Agricultural Intensification and the Decline of Pastoralism: A Case Study from Kenya

This article examines agricultural intensification and the decline of pastoralism in Kuria District, Kenya, concentrating on the period 1975-1995. It argues that this process should not be taken as self-evident, with a decline in stockholding seen as consequent simply upon the relative rewards of agriculture, population increase and environmental depletion. On the contrary, such a view ignores the fact that cattle were the first sector of the traditional agropastoralist societies of Kenya to become commercialized and, in the process, criminalized. Historically, cattle-raiding heroes soon became feared stock thieves, and it is this process which is essential to understanding the eventual decline of the pastoral sector and also to emerging patterns of inequality. The argument is based on a longitudinal study, with survey data collected from the same eighty-six homesteads in 1985 and 1995. Both surveys were designed to assess the effects of tobacco growing on emerging patterns of socioeconomic stratification. The article shows that over the ten years there has been a 50 percent decrease in cattle ownership. Agricultural intensification has been accompanied by an upsurge in cattle raiding and this has led to the decline of stock, as people divest themselves of cattle to forestall the depredations of raiders. Bibliogr., notes. ref., sum. in English and French.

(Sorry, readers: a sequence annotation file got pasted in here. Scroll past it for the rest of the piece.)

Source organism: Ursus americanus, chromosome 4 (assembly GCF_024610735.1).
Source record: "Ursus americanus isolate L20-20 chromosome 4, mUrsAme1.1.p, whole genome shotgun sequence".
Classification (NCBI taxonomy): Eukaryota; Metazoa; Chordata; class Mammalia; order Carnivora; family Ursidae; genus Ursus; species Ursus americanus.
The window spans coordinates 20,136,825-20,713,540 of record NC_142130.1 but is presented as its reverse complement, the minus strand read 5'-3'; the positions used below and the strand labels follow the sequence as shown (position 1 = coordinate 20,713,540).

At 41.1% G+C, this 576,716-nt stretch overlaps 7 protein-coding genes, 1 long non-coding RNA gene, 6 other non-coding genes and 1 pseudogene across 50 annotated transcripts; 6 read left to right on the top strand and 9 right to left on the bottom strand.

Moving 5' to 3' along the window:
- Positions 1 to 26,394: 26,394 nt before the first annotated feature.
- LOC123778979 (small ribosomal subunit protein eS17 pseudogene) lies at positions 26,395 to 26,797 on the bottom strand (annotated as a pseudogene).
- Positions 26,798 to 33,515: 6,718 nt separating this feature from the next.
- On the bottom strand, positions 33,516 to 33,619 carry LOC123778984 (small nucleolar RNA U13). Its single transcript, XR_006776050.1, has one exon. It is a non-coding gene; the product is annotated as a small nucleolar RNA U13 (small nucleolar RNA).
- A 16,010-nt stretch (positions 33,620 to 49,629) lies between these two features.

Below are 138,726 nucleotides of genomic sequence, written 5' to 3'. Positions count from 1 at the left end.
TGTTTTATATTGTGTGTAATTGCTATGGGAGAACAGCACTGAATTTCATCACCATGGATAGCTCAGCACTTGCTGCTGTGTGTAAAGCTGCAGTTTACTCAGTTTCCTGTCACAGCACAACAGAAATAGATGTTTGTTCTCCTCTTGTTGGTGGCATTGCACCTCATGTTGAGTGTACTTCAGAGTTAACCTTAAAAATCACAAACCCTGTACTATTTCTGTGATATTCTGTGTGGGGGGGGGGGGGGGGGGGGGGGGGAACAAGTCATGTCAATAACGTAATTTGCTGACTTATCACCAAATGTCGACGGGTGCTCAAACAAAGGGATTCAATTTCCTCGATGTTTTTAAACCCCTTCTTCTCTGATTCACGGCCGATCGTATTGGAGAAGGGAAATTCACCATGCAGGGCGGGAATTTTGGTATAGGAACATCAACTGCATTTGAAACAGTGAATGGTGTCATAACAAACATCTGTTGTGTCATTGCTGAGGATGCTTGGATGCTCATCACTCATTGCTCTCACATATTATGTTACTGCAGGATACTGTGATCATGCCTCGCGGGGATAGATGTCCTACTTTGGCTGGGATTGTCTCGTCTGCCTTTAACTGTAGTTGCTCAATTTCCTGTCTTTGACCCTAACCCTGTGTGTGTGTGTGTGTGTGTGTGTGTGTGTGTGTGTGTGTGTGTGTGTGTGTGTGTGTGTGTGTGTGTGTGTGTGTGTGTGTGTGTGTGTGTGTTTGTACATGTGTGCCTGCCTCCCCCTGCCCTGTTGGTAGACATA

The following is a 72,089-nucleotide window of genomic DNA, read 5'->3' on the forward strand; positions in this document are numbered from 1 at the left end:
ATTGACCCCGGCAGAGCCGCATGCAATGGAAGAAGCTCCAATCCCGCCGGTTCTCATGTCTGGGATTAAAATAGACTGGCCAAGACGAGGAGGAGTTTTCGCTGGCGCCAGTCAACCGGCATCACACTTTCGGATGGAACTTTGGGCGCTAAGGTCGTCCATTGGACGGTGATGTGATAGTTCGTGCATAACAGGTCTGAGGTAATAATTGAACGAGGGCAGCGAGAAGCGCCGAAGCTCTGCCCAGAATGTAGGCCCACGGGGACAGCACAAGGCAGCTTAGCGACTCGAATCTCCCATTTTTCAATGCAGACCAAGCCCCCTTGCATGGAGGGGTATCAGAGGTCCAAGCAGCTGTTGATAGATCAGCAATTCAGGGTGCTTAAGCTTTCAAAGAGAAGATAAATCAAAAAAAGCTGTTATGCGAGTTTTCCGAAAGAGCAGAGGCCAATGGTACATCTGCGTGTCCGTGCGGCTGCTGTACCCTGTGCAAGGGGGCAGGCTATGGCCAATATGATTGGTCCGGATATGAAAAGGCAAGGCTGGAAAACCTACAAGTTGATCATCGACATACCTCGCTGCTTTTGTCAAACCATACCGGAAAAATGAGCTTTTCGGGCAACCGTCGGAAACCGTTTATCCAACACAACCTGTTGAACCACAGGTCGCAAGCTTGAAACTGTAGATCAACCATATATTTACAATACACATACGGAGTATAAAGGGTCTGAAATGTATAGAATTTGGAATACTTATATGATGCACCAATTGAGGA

Title: Agricultural Intensification and the Decline of Pastoralism: A Case Study from Kenya
Author: Heald, Scott
Year: 1999
Periodical: Africa: Journal of the International African Institute
Volume: 69
Issue: 2
Pages: 213-237
Language: English
Geographic term: Kenya
External link: https://www.jstor.org/stable/1161023
Abstract: This article examines agricultural intensification and the decline of pastoralism in Kuria District, Kenya, concentrating on the period 1975-1995. It argues that this process should not be taken as self-evident, with a decline in stockholding seen as consequent simply upon the relative rewards of agriculture, population increase and environmental depletion. On the contrary, such a view ignores the fact that cattle were the first sector of the traditional agropastoralist societies of Kenya to become commercialized and, in the process, criminalized. Historically, cattle-raiding heroes soon became feared stock thieves, and it is this process which is essential to understanding the eventual decline of the pastoral sector and also to emerging patterns of inequality. The argument is based on a longitudinal study, with survey data collected from the same eighty-six homesteads in 1985 and 1995. Both surveys were designed to assess the effects of tobacco growing on emerging patterns of socioeconomic stratification. The article shows that over the ten years there has been a 50 percent decrease in cattle ownership. Agricultural intensification has been accompanied by an upsurge in cattle raiding and this has led to the decline of stock, as people divest themselves of cattle to forestall the depredations of raiders. Bibliogr., notes. ref., sum. in English and French.